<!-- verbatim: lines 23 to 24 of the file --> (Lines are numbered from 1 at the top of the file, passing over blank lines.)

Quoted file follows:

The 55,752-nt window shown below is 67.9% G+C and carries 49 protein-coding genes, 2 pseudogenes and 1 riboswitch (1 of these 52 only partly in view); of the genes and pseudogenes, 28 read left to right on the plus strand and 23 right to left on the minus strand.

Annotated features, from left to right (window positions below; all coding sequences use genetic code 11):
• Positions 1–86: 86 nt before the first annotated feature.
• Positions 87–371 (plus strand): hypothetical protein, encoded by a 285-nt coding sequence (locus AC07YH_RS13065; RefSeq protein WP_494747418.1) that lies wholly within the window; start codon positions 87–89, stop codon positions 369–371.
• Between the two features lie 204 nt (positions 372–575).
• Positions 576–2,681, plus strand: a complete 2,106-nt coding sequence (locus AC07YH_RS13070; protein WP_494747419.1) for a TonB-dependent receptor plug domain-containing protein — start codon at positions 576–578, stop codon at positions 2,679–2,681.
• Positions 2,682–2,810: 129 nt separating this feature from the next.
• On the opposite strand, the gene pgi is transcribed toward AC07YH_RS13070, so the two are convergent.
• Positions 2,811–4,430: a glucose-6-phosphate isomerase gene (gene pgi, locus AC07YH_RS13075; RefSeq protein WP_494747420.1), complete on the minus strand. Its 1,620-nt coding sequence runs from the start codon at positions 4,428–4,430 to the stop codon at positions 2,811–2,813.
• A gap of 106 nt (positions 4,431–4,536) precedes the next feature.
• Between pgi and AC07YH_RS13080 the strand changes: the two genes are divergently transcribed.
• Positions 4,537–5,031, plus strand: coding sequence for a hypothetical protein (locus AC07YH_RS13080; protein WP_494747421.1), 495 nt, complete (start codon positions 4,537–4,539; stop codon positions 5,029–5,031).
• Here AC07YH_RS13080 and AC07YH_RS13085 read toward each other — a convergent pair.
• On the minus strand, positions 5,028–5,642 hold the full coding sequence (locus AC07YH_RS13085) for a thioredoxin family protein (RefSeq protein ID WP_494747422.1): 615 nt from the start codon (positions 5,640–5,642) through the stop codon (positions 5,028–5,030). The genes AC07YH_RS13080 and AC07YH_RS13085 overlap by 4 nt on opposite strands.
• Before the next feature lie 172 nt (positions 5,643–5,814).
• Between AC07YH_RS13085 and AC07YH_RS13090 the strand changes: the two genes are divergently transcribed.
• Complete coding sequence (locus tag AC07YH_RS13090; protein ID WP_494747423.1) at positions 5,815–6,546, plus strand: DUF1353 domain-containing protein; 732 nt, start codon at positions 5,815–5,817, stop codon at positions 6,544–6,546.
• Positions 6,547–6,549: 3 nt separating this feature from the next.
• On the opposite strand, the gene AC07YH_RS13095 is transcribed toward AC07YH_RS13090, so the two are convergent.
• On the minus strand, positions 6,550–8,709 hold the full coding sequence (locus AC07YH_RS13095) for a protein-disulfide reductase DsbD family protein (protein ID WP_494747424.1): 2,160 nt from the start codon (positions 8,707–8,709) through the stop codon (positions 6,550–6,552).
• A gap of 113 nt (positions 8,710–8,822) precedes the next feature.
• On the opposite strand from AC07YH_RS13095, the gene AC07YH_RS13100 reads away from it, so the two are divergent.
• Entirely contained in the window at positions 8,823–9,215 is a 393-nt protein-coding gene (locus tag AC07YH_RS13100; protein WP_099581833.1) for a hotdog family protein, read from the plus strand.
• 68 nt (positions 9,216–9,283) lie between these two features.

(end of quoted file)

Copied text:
• Entirely contained in the window at positions 8,823–9,215 is a 393-nt protein-coding gene (locus tag AC07YH_RS13100; protein WP_099581833.1) for a hotdog family protein, read from the plus strand.
• 68 nt (positions 9,216–9,283) lie between these two features.